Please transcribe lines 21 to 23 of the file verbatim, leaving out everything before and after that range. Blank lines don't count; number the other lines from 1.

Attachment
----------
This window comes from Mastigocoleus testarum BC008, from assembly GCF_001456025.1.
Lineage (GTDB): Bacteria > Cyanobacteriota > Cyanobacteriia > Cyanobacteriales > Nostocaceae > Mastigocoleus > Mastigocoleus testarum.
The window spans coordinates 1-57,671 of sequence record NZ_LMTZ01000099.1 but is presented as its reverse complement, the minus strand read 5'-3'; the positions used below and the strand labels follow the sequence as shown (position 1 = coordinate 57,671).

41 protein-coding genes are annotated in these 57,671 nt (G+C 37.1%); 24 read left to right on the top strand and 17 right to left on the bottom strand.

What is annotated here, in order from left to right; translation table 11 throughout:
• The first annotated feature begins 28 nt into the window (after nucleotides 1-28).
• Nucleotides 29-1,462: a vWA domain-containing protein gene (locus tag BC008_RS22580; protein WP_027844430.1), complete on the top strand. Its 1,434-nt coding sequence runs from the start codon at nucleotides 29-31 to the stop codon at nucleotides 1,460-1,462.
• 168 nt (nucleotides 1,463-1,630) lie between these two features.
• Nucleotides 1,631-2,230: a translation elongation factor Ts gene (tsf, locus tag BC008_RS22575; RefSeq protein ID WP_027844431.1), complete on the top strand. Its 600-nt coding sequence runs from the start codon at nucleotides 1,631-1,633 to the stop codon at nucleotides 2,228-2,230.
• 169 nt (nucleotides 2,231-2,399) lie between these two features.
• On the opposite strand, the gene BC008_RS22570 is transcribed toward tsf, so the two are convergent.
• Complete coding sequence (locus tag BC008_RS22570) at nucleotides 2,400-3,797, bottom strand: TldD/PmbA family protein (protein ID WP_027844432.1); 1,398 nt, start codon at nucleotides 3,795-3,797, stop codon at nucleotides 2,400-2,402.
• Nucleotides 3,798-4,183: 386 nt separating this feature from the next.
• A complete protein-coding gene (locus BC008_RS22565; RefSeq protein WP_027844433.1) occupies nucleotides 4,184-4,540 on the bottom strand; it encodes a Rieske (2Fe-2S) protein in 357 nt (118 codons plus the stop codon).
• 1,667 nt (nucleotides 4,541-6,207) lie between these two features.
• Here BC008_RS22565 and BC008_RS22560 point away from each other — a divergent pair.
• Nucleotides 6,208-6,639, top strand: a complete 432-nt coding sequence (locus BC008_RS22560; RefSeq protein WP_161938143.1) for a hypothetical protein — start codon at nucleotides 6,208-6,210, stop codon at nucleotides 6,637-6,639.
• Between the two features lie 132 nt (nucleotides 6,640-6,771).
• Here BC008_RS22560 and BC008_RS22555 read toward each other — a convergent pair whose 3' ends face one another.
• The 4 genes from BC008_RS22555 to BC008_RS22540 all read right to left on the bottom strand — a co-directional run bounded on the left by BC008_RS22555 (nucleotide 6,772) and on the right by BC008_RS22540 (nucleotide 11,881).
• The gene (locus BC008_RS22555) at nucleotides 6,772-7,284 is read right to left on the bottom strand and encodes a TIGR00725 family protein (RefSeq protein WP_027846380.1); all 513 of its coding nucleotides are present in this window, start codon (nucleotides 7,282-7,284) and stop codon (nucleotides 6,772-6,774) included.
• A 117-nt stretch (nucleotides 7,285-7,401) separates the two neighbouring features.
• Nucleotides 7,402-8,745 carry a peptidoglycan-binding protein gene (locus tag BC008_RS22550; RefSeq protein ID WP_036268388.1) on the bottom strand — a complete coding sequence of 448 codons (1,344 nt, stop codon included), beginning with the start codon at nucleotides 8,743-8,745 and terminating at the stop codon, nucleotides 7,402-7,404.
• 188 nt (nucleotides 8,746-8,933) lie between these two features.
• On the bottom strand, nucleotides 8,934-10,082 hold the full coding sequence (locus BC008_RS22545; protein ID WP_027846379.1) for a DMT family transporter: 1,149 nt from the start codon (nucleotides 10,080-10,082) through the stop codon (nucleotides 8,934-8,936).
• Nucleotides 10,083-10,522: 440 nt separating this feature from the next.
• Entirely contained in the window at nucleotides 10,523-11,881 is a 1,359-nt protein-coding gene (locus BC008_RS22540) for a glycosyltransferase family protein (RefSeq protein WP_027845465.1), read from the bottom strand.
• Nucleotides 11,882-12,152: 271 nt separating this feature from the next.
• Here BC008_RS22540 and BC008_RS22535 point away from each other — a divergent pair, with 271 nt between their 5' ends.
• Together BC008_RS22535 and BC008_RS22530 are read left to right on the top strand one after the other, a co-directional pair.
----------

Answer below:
• The gene (locus BC008_RS22555) at nucleotides 6,772-7,284 is read right to left on the bottom strand and encodes a TIGR00725 family protein (RefSeq protein WP_027846380.1); all 513 of its coding nucleotides are present in this window, start codon (nucleotides 7,282-7,284) and stop codon (nucleotides 6,772-6,774) included.
• A 117-nt stretch (nucleotides 7,285-7,401) separates the two neighbouring features.
• Nucleotides 7,402-8,745 carry a peptidoglycan-binding protein gene (locus tag BC008_RS22550; RefSeq protein ID WP_036268388.1) on the bottom strand — a complete coding sequence of 448 codons (1,344 nt, stop codon included), beginning with the start codon at nucleotides 8,743-8,745 and terminating at the stop codon, nucleotides 7,402-7,404.